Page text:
Parents and carers have new tools to help pull the plug on cyberbullying with $440,000 from the Palaszczuk Government.
Minister for Child Safety, Youth and Women Di Farmer said free access was now available to online cyberbullying training and eResources from Parentline and yourtown.
“This is online training aimed at adults with children or young people at risk of, or who are already the target of cyberbullies,” Ms Farmer said.
“We know cyberbullying is as insidious and as it is prevalent.
“It’s distressing that more than half of young Australians report they’ve experienced psychological distress from cyberbullying on social media and online chat sites.
“The Premier has urged social media platforms to be part of the solution and work harder to help create a safer online environment.
“But, social media platforms and easily to use privacy settings are just one part of the picture; parents and carers also owe it to their children to keep them safe in cyberspace.
“As a parent myself, I know how hard it can be to have the conversations we should have with our teenagers about cyber safety and appropriate online behaviour.
“That’s where online cyberbullying training and eResources from Parentline and yourtown can help to arm parents and carers with the information you need to know about internet bullies and how they operate.”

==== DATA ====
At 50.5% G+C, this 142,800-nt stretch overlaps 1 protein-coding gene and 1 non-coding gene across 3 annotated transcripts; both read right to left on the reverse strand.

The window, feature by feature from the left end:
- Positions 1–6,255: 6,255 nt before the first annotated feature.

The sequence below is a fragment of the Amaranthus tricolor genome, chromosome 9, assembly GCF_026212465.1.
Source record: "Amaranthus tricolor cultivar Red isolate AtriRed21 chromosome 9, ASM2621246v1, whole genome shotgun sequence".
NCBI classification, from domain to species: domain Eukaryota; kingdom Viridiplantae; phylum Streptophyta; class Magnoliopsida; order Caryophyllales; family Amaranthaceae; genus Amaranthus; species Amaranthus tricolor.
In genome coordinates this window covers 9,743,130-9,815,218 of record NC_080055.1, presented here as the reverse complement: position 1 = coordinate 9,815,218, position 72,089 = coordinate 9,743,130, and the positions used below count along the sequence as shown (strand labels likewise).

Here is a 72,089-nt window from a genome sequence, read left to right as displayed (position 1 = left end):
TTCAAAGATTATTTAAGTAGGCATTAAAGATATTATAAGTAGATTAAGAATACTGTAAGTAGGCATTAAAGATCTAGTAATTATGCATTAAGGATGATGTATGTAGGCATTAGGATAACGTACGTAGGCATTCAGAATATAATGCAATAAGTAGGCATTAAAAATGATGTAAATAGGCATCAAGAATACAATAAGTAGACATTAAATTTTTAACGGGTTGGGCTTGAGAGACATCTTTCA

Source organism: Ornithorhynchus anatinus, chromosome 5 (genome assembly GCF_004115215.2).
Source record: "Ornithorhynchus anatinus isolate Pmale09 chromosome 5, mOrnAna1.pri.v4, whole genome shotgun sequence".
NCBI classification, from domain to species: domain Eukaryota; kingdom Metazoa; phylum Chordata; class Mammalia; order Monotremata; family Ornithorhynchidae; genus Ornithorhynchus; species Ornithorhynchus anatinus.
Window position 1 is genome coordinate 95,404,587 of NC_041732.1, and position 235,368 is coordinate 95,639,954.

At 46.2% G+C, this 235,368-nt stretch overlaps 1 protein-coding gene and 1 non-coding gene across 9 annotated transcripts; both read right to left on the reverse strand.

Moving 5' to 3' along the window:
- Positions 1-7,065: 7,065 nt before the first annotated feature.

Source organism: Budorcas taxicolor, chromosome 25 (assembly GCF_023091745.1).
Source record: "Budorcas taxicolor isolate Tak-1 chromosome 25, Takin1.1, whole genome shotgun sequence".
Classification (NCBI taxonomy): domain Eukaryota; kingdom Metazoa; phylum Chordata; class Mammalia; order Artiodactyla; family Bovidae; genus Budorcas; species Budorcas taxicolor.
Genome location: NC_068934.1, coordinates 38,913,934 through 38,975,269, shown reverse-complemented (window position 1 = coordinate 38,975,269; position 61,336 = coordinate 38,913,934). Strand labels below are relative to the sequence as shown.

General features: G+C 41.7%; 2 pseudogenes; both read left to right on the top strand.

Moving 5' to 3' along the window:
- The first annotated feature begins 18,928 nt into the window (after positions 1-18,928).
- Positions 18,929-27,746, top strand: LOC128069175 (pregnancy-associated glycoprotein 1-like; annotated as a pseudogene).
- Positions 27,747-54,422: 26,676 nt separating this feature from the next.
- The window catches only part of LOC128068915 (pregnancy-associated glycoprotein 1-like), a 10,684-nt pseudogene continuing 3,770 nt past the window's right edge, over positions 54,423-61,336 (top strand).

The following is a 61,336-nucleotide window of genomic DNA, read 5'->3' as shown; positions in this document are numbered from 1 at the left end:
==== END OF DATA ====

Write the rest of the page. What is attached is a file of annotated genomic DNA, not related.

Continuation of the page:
Tracy Adams CEO of yourtown welcomed the Palaszczuk Government’s funding.
“Not only has it helped us to develop training and eResources, we’ve also employed a cyberbullying consultant to provide advice to communities across Queensland,” Ms Adams said.
“Parentline has also developed training for all our counsellors so we can deliver parent and carer support by phone, web chat or email.
“Our training was developed with the support and expert knowledge of the eSafety Commissioner and we are working with health and education community networks to ensure copies of the eResources are available publicly, or on request.”
Ms Farmer said the Palaszczuk Government was committed to supporting parents, carers and young people with the skills and knowledge to beat cyberbullying.
“No one wants their child to be the victim of cyberbullying, nor the instigator of cruel, nasty and harmful online behaviour,” Ms Farmer said.
“Bullying isn’t acceptable in the playground and it shouldn’t be tolerated online either.
“As Queenslanders, we all have a responsibility to make a stand against bullying regardless of whether it occurs in the real or virtual worlds.”
Last year more than 83,500 users accessed Parentline’s website to gain the tools to beat cyberbullying.
To connect with Parentline’s cyberbullying training and eResources go to: https://parentline.com.au/cyberbullying